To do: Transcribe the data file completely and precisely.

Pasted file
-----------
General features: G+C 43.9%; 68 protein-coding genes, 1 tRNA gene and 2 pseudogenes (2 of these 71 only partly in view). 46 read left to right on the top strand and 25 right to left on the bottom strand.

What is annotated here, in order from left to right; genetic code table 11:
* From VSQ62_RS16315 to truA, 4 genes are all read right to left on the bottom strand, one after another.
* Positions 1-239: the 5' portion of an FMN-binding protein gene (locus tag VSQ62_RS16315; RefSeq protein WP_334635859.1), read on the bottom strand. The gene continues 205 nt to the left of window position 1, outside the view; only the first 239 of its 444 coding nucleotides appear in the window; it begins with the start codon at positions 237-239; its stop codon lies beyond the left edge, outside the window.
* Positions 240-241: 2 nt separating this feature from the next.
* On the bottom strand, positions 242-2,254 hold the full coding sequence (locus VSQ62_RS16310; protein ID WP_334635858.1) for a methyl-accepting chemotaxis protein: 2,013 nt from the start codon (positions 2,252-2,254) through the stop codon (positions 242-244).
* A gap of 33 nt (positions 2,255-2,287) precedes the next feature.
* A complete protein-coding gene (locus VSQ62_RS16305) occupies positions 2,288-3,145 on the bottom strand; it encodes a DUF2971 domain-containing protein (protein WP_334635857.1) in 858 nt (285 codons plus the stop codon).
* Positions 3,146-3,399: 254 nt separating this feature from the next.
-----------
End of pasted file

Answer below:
General features: G+C 43.9%; 68 protein-coding genes, 1 tRNA gene and 2 pseudogenes (2 of these 71 only partly in view). 46 read left to right on the top strand and 25 right to left on the bottom strand.

What is annotated here, in order from left to right; genetic code table 11:
* From VSQ62_RS16315 to truA, 4 genes are all read right to left on the bottom strand, one after another.
* Positions 1-239: the 5' portion of an FMN-binding protein gene (locus tag VSQ62_RS16315; RefSeq protein WP_334635859.1), read on the bottom strand. The gene continues 205 nt to the left of window position 1, outside the view; only the first 239 of its 444 coding nucleotides appear in the window; it begins with the start codon at positions 237-239; its stop codon lies beyond the left edge, outside the window.
* Positions 240-241: 2 nt separating this feature from the next.
* On the bottom strand, positions 242-2,254 hold the full coding sequence (locus VSQ62_RS16310; protein ID WP_334635858.1) for a methyl-accepting chemotaxis protein: 2,013 nt from the start codon (positions 2,252-2,254) through the stop codon (positions 242-244).
* A gap of 33 nt (positions 2,255-2,287) precedes the next feature.
* A complete protein-coding gene (locus VSQ62_RS16305) occupies positions 2,288-3,145 on the bottom strand; it encodes a DUF2971 domain-containing protein (protein WP_334635857.1) in 858 nt (285 codons plus the stop codon).
* Positions 3,146-3,399: 254 nt separating this feature from the next.